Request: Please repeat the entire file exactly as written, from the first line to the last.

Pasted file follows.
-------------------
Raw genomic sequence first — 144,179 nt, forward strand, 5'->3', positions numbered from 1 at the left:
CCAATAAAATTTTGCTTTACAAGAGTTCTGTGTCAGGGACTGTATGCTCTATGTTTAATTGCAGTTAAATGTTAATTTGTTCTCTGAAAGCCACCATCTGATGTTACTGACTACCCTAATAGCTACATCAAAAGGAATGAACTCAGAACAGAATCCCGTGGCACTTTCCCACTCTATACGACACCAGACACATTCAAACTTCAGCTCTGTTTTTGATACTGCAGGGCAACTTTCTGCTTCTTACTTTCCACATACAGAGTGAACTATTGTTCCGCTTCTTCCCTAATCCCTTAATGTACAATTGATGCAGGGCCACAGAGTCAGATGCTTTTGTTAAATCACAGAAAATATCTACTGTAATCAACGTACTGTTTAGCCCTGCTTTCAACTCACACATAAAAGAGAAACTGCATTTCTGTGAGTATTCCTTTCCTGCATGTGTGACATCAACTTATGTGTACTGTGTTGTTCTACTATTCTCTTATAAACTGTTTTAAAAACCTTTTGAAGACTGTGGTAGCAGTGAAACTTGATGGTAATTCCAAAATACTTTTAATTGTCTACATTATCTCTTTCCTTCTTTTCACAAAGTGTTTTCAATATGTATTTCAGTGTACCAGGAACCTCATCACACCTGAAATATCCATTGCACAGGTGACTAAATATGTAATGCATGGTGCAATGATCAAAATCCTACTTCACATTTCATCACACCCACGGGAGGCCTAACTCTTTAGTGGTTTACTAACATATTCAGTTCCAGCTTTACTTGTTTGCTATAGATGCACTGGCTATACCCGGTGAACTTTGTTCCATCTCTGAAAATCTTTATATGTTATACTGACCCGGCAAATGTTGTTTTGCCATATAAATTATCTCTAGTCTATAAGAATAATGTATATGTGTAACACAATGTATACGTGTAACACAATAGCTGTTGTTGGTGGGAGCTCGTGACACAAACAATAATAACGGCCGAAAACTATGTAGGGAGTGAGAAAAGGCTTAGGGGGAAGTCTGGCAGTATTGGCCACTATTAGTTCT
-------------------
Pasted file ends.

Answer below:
Raw genomic sequence first — 144,179 nt, forward strand, 5'->3', positions numbered from 1 at the left:
CCAATAAAATTTTGCTTTACAAGAGTTCTGTGTCAGGGACTGTATGCTCTATGTTTAATTGCAGTTAAATGTTAATTTGTTCTCTGAAAGCCACCATCTGATGTTACTGACTACCCTAATAGCTACATCAAAAGGAATGAACTCAGAACAGAATCCCGTGGCACTTTCCCACTCTATACGACACCAGACACATTCAAACTTCAGCTCTGTTTTTGATACTGCAGGGCAACTTTCTGCTTCTTACTTTCCACATACAGAGTGAACTATTGTTCCGCTTCTTCCCTAATCCCTTAATGTACAATTGATGCAGGGCCACAGAGTCAGATGCTTTTGTTAAATCACAGAAAATATCTACTGTAATCAACGTACTGTTTAGCCCTGCTTTCAACTCACACATAAAAGAGAAACTGCATTTCTGTGAGTATTCCTTTCCTGCATGTGTGACATCAACTTATGTGTACTGTGTTGTTCTACTATTCTCTTATAAACTGTTTTAAAAACCTTTTGAAGACTGTGGTAGCAGTGAAACTTGATGGTAATTCCAAAATACTTTTAATTGTCTACATTATCTCTTTCCTTCTTTTCACAAAGTGTTTTCAATATGTATTTCAGTGTACCAGGAACCTCATCACACCTGAAATATCCATTGCACAGGTGACTAAATATGTAATGCATGGTGCAATGATCAAAATCCTACTTCACATTTCATCACACCCACGGGAGGCCTAACTCTTTAGTGGTTTACTAACATATTCAGTTCCAGCTTTACTTGTTTGCTATAGATGCACTGGCTATACCCGGTGAACTTTGTTCCATCTCTGAAAATCTTTATATGTTATACTGACCCGGCAAATGTTGTTTTGCCATATAAATTATCTCTAGTCTATAAGAATAATGTATATGTGTAACACAATGTATACGTGTAACACAATAGCTGTTGTTGGTGGGAGCTCGTGACACAAACAATAATAACGGCCGAAAACTATGTAGGGAGTGAGAAAAGGCTTAGGGGGAAGTCTGGCAGTATTGGCCACTATTAGTTCT